Facebook phone rumors spread across the Internet Sunday. Facebook denies them. A Facebook phone supported by 500,000 Facebook members to rival Apple’s iPhone and Android phones seems like an obvious development in the midst of the craze over smartphones. But despite Google’s world domination, the Nexus One quickly faded into oblivion. Microsoft’s Kin fared even worse. Nevertheless, although Facebook denies it is building a phone, the company has investigated the feasibility of a Facebook phone. Some analysts say a Facebook phone is destined to flop because it’s not necessary. Others say that before Facebook attempts to create its own development platform, it needs to make its Facebook app work better on existing smartphone platforms.
What to expect from a Facebook phone
The Facebook phone story first broke on TechCrunch. Michael Arrington wrote that Facebook is secretly building software for a phone and working with a third party manufacturer, just like Apple does with the iPhone. Arrington said that a rockstar developer left the Google Chrome project in June for Facebook and that a Facebook phone operating system was likely what lured him away. He speculates that a Facebbok phone would be affordable and fully integrated to Facebook to the point where a user could call a friend’s name, instead of a phone number.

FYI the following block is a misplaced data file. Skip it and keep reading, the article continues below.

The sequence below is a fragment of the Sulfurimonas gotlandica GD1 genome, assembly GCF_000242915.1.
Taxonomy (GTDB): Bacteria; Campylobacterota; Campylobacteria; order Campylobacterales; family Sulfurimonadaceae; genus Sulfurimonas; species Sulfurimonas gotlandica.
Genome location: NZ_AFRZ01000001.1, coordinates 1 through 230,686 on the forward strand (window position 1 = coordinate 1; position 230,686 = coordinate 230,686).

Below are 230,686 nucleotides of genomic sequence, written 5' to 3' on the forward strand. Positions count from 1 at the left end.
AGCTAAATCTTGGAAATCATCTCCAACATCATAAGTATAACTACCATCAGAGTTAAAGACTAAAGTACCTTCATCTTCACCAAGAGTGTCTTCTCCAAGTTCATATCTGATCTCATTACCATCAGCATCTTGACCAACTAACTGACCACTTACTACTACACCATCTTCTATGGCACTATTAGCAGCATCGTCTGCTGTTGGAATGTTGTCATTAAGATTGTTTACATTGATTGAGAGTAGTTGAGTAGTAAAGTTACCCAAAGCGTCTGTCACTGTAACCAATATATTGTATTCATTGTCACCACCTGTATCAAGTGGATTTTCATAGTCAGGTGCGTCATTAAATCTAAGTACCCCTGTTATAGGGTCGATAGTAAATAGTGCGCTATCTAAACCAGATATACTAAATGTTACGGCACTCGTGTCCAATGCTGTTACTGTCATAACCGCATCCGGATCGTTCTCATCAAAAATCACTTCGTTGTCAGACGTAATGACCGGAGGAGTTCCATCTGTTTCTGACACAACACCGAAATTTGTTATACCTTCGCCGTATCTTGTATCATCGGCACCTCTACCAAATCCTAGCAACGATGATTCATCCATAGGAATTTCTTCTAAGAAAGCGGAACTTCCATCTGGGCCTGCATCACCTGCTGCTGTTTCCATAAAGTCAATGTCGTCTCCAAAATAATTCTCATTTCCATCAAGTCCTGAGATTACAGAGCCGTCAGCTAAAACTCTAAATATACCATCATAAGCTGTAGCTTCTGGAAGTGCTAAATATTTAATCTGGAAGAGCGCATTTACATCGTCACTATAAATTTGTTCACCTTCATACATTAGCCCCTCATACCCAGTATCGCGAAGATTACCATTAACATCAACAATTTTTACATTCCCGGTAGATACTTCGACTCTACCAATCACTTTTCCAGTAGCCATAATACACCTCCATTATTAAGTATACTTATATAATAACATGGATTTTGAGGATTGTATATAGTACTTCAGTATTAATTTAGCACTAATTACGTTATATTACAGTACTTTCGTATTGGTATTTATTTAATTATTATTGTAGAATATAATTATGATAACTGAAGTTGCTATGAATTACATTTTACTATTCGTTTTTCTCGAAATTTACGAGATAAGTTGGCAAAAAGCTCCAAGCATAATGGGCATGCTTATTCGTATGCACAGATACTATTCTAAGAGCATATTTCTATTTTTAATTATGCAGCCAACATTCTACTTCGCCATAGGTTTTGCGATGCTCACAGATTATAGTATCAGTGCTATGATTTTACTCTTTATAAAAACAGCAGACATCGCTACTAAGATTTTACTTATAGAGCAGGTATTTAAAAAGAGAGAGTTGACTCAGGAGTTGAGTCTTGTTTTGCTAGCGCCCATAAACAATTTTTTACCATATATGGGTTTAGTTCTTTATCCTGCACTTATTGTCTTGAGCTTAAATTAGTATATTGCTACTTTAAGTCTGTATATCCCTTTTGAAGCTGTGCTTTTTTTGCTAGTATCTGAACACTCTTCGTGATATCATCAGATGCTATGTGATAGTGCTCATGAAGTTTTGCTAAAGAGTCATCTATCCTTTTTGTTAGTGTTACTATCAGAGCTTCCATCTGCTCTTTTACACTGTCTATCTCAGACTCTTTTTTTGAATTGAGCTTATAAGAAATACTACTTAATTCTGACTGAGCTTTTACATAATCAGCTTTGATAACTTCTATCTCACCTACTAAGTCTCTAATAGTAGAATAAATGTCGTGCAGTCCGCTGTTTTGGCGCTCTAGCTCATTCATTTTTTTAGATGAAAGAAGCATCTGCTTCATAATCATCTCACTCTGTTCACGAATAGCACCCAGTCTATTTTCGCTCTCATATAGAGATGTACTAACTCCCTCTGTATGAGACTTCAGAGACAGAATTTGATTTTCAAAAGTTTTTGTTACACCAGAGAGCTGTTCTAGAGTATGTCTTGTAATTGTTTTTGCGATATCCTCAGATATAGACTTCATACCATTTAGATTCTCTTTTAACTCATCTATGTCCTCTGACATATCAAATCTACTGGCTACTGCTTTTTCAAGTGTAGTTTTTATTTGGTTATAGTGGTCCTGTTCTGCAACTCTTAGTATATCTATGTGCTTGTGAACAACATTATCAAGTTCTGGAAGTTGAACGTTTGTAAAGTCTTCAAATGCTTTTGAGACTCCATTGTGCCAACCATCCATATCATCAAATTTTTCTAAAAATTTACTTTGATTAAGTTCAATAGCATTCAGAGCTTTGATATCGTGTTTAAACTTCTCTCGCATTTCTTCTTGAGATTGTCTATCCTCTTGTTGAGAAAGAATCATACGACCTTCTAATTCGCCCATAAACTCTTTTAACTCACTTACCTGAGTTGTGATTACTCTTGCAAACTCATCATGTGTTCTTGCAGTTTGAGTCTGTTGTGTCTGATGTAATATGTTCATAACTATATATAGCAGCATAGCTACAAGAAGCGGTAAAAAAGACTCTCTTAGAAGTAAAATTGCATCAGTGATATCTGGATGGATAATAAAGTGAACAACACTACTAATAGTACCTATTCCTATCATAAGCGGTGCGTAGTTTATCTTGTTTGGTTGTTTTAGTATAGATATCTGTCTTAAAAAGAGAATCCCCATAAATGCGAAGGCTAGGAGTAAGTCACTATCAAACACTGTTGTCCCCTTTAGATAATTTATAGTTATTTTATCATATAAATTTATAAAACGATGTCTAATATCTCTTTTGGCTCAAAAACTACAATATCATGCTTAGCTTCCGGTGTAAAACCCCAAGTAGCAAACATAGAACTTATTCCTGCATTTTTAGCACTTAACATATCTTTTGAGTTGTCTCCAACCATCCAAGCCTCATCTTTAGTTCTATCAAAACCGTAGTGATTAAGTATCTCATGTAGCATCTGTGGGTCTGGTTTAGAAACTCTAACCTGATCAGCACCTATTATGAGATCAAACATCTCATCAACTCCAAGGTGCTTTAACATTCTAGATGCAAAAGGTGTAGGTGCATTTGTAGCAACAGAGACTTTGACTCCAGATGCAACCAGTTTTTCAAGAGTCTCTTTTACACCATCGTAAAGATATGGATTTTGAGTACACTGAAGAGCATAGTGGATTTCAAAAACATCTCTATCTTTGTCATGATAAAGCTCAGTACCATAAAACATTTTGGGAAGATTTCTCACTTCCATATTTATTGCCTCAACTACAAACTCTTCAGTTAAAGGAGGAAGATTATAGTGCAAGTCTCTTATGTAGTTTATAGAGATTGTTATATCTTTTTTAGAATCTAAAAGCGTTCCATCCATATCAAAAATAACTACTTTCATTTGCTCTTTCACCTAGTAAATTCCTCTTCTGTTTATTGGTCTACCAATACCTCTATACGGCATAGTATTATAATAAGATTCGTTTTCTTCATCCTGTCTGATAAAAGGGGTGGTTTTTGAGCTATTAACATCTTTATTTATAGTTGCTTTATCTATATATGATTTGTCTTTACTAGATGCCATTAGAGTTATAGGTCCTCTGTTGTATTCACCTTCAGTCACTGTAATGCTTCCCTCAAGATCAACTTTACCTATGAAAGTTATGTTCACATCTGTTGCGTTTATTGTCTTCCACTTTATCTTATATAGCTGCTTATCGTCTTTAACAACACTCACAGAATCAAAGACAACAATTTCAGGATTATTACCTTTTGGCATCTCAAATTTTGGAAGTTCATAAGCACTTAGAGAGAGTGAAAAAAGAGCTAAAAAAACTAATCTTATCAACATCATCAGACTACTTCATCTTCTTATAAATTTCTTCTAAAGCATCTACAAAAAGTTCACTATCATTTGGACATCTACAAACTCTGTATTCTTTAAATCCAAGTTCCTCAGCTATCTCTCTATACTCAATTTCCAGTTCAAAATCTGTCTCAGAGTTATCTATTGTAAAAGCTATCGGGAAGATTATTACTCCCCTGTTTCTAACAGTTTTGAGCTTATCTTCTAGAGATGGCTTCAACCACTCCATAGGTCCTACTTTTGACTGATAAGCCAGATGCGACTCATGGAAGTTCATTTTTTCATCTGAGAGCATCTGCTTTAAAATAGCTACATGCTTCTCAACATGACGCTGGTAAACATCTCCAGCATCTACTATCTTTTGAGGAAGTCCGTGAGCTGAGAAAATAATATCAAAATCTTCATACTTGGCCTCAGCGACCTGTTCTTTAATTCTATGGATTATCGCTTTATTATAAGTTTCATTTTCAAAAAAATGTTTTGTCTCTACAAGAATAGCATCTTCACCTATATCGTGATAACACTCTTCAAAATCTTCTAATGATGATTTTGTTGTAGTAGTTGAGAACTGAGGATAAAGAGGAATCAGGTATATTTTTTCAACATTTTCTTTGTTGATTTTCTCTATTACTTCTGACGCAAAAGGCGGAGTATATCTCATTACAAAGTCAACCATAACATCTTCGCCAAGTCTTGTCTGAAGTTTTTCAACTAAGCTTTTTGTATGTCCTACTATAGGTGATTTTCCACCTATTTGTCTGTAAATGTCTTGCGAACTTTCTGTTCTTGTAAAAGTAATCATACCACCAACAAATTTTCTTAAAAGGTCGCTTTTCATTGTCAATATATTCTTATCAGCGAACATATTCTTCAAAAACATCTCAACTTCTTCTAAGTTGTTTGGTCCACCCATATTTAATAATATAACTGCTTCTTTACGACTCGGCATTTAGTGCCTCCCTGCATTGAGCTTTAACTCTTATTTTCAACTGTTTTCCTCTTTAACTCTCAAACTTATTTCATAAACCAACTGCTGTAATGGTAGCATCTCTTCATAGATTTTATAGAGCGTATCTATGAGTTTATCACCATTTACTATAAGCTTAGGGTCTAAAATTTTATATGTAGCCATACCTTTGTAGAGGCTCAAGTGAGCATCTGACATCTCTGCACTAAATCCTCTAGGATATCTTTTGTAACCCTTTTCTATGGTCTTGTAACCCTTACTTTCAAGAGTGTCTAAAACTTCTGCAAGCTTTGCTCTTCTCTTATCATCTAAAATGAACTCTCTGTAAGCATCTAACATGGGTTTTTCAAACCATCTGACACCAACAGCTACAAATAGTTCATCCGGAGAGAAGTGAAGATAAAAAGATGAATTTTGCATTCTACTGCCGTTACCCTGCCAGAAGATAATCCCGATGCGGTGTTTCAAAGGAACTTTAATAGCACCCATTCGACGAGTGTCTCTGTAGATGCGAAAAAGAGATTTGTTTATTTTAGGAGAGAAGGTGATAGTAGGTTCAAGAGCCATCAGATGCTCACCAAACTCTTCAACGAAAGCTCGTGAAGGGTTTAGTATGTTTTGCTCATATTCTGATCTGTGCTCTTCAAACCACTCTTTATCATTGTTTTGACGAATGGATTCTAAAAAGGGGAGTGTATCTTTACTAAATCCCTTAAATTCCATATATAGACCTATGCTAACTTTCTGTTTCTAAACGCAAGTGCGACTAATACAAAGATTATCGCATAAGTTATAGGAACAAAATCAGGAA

Facebook’s false starts
The Facebook phone could be the latest rumor about the company’s intentions that comes to nothing. Facebook told CNET that its priority was deeper integration with existing smartphones, not building its own. CNN reports that Facebook is well-known for leaking ideas, but the company either scraps them outright or pursues a completely different tangent. Facebook told CNET that its priority was deeper integration of Facebook apps with existing smartphones, not building its own. In 2008 rumors arose about a Facebook music service to compete with MySpace Music, but no such service has yet emerged. “Facebook Wallet,” a proprietary e-commerce product to challenge PayPal, never materialized. Instead, Facebook announced earlier this year that it would partner with eBay’s PayPal to offer a transaction service called Facebook Credits.
Facebook can’t compete
A Facebook phone doesn’t make sense, according to John C. Abell at Wired. Abell calls the idea of a Facebook phone “the tail wagging the dog.” He writes that smartphone users won’t pass on the power and versatility of an iPhone or Android handset for the purpose of Facebook immersion with a branded handset. Robert Scobe at Business Insider writes that Facebook’s priorty should be to develop what is missing from its Facebook apps. He mentions deficiencies such as better support for contacts, photos and video. He also said Facebook’s main platform is lacking compared to other services. Even after the company’s explosive growth, the only advantage the Facebook platform has over others is 500,000 users.